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presume: we have A and B integers, and C - product of multiplication of A and B, A and B are prime numbers (strong or usual) G - is geometric mean of A and B (square root of C) also, we have: if B > A => G/A = B/G (from geometric mean properties) so: since G is float number, then GCD(G*10^x,C) > 1 and I can with trial and error change x to conforming value (bruteforce)

However, it works on small numbers (32 bits) and can't work on RSA numbers. What is the problem? Multiplier's relation, computation error or something other?

Here is C pseudocode for this question: //c = a * b

g = sqrt(c); for(i=1000;i;i--) { t = int(g*(10^i)); if(gcd(t,c)>1)break; } print gcd(t,c);

I made test code with GMP lib, however it works only on 32 bit C (is it a computation error on GMP side or some relations between multipliers of C in RSA challenge numbers?) If method works on small numbers it must works on any numbers, right? Even if multipliers in RSA of similar numbers have some relations, it can be diluted by some third multiplies.

Power of 10 multiplication makes G integer (without changing it's nature) since G initialy float number. So, if exist number N which is integer and (G*10^x)/N=A(or B)*n, G*10^x will have common divisor with C.

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What makes you think that arbitrarily truncating $\sqrt{c} \times 10^i$ for any $i$ will give a meaningful integer with the properties you describe? The reason it works for small numbers is that some $i$ ends up giving a factor by chance, obviously that doesn't happen for larger integers. I don't follow your geometric mean argument - how does it relate to multiplying the mean by a power of 10? Why not a power of 2? What's so special about 10? (I think this is where your argument breaks down - $g$ is irrational so you'll never get an integer, perhaps you were thinking of continued fractions?) –  Thomas Jun 30 '13 at 8:58
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In response to your edit, this is where you made a mistake:

Power of 10 multiplication makes G integer (without changing it's nature) since G initialy float number. So, if exist number N which is integer and (G*10^x)/N=A(or B)*n, G*10^x will have common divisor with C.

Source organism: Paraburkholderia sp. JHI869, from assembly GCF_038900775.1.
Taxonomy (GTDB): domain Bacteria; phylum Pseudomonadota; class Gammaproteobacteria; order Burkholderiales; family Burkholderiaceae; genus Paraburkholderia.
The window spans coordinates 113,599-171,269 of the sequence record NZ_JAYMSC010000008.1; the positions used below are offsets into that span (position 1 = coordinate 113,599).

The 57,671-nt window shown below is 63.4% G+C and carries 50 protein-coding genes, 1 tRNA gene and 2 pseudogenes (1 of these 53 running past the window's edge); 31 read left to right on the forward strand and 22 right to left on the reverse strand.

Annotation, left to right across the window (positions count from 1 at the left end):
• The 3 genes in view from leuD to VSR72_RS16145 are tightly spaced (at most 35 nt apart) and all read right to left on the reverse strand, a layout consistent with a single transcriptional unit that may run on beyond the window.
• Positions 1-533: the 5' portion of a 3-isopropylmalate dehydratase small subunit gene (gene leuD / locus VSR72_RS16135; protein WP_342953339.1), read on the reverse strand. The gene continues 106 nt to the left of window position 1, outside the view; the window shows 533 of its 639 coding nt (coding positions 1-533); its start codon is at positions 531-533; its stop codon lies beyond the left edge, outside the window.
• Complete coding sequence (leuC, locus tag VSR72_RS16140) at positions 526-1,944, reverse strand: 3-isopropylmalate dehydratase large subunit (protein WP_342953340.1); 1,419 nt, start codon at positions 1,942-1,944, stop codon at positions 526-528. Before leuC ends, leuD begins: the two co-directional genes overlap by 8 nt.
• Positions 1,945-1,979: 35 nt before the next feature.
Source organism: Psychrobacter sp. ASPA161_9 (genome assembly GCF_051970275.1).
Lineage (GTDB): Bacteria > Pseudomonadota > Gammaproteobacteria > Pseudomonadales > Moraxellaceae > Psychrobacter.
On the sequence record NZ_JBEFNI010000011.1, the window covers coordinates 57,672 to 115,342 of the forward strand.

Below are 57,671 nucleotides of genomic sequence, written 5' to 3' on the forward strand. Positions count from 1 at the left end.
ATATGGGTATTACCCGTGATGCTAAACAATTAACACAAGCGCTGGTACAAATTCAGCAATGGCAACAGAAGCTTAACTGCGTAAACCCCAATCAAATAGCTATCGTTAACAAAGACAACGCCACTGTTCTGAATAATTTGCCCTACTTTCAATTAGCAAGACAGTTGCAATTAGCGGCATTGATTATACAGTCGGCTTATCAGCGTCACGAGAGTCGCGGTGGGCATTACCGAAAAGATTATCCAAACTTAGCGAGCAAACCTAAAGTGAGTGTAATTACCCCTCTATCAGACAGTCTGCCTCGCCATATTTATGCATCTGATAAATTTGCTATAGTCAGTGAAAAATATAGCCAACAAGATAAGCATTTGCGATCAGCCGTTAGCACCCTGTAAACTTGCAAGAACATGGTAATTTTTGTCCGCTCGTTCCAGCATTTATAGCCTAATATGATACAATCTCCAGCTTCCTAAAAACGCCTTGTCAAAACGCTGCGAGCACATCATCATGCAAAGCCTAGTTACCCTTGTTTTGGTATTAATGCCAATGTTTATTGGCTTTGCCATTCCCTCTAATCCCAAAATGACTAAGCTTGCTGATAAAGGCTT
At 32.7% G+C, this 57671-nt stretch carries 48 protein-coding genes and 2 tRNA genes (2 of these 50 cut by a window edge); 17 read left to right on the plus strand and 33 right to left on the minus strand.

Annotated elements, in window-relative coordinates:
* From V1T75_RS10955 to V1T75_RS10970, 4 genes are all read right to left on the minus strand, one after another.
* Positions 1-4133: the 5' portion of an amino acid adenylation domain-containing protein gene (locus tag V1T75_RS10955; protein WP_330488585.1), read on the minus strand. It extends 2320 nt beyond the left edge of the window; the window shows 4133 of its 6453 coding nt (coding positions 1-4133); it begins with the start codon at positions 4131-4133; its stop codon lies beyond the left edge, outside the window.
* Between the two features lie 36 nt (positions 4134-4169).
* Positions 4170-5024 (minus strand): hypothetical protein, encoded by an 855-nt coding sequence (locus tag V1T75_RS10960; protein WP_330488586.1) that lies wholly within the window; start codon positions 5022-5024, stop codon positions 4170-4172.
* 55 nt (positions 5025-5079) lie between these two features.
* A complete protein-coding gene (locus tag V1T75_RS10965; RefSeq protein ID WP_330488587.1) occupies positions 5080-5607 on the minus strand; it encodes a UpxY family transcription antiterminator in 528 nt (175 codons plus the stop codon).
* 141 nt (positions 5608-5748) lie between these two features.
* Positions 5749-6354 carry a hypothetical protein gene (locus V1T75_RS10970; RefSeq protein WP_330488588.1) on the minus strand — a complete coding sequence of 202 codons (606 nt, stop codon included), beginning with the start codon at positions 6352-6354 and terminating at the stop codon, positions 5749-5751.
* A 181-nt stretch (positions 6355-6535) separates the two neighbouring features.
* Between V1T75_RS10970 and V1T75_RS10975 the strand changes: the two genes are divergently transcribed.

Unless $c$ is a perfect square (i.e. $a = b$, this can be efficiently checked because $\sqrt{c}$ is then already an integer), then $g = \sqrt{c}$ is irrational, which means its fractional expansion is infinite and nonrepeating. Therefore there exists no integer $i$ such that $g \cdot 10^i$ (or in any other base, for that matter) is an integer.

The fact that computers can only store a certain amount of digits is completely besides the point, even though you may (and probably will) eventually force the computer into giving you back an integer, that integer doesn't mean anything since it doesn't represent a mathematical result but merely the inability of the computer to correctly represent arbitrarily many decimal digits.

In other words, the sequence $\{ \lfloor \sqrt{c} \cdot 10^i \rfloor \mod{c} \mid i \in \mathbb{N} \}$ is for all intents and purposes a pseudorandom sequence of integers, so this isn't any better than the brute force approach of taking the $\gcd$ of arbitrary, randomly picked integers with $c$ (which will "work" for small numbers as you observed, but is exceedingly unlikely to find a factor with large semiprimes the size of RSA moduli)


However there are factorization methods loosely based on what you suggest which are capable of factorizing integers with decent performance (continued fraction algorithms take around $O(\sqrt[4]{c})$ time).

Look up the CFRAC algorithm, for instance. It calculates the continued fraction expansion of $\sqrt{kc}$ (using your notation) for a few integers $k$, and uses the resulting expansion to obtain a recurrence encoding the factors $a$ and $b$ of $c$. As you can see, there is potential in using the square root of the integer to factor, but I'm afraid the way you suggest doesn't lead to anything very useful.

SQUFOF is also worth taking a look at, it is similar to CFRAC but may be easier for you to follow.

Note none of these algorithms are fast enough for very large numbers, sadly. But they are useful in that they sometimes form the (theoretical) basis of the more powerful algorithms, and are simple enough for people to implement and experiment with, unlike modern factorization techniques which require nontrivial math knowledge with many subtle implementation details.

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